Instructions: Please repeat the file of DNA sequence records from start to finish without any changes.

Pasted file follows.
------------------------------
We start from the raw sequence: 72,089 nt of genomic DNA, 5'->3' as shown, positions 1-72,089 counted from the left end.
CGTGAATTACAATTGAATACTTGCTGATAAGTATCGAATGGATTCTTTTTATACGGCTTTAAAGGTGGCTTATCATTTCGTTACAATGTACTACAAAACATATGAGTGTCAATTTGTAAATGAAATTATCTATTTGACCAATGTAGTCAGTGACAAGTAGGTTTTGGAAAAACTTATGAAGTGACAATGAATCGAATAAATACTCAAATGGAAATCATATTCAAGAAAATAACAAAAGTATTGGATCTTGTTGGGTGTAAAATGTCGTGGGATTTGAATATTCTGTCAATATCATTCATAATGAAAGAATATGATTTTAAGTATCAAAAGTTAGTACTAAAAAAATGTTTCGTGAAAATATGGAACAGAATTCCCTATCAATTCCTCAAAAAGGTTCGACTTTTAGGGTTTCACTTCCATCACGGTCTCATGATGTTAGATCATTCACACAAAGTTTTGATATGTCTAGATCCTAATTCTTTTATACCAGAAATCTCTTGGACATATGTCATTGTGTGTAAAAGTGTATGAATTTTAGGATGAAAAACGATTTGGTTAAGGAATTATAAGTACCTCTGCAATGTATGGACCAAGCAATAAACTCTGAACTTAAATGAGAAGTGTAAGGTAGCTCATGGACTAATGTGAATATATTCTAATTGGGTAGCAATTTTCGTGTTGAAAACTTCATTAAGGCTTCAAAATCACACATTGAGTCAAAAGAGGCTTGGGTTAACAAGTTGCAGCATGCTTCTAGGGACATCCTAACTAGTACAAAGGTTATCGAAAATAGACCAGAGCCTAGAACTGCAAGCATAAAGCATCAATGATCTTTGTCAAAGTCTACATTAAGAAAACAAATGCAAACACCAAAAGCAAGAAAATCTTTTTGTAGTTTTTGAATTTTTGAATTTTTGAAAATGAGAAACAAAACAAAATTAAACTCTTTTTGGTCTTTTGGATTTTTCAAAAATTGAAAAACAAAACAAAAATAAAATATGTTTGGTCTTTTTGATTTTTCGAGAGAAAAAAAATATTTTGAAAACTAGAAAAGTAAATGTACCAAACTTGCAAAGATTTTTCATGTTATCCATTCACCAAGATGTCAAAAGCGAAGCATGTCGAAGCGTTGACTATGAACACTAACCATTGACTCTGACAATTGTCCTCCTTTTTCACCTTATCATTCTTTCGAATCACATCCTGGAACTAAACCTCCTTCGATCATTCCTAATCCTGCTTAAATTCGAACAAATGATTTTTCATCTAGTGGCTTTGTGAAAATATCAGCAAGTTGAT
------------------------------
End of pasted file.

We start from the raw sequence: 72,089 nt of genomic DNA, 5'->3' as shown, positions 1-72,089 counted from the left end.
CGTGAATTACAATTGAATACTTGCTGATAAGTATCGAATGGATTCTTTTTATACGGCTTTAAAGGTGGCTTATCATTTCGTTACAATGTACTACAAAACATATGAGTGTCAATTTGTAAATGAAATTATCTATTTGACCAATGTAGTCAGTGACAAGTAGGTTTTGGAAAAACTTATGAAGTGACAATGAATCGAATAAATACTCAAATGGAAATCATATTCAAGAAAATAACAAAAGTATTGGATCTTGTTGGGTGTAAAATGTCGTGGGATTTGAATATTCTGTCAATATCATTCATAATGAAAGAATATGATTTTAAGTATCAAAAGTTAGTACTAAAAAAATGTTTCGTGAAAATATGGAACAGAATTCCCTATCAATTCCTCAAAAAGGTTCGACTTTTAGGGTTTCACTTCCATCACGGTCTCATGATGTTAGATCATTCACACAAAGTTTTGATATGTCTAGATCCTAATTCTTTTATACCAGAAATCTCTTGGACATATGTCATTGTGTGTAAAAGTGTATGAATTTTAGGATGAAAAACGATTTGGTTAAGGAATTATAAGTACCTCTGCAATGTATGGACCAAGCAATAAACTCTGAACTTAAATGAGAAGTGTAAGGTAGCTCATGGACTAATGTGAATATATTCTAATTGGGTAGCAATTTTCGTGTTGAAAACTTCATTAAGGCTTCAAAATCACACATTGAGTCAAAAGAGGCTTGGGTTAACAAGTTGCAGCATGCTTCTAGGGACATCCTAACTAGTACAAAGGTTATCGAAAATAGACCAGAGCCTAGAACTGCAAGCATAAAGCATCAATGATCTTTGTCAAAGTCTACATTAAGAAAACAAATGCAAACACCAAAAGCAAGAAAATCTTTTTGTAGTTTTTGAATTTTTGAATTTTTGAAAATGAGAAACAAAACAAAATTAAACTCTTTTTGGTCTTTTGGATTTTTCAAAAATTGAAAAACAAAACAAAAATAAAATATGTTTGGTCTTTTTGATTTTTCGAGAGAAAAAAAATATTTTGAAAACTAGAAAAGTAAATGTACCAAACTTGCAAAGATTTTTCATGTTATCCATTCACCAAGATGTCAAAAGCGAAGCATGTCGAAGCGTTGACTATGAACACTAACCATTGACTCTGACAATTGTCCTCCTTTTTCACCTTATCATTCTTTCGAATCACATCCTGGAACTAAACCTCCTTCGATCATTCCTAATCCTGCTTAAATTCGAACAAATGATTTTTCATCTAGTGGCTTTGTGAAAATATCAGCAAGTTGAT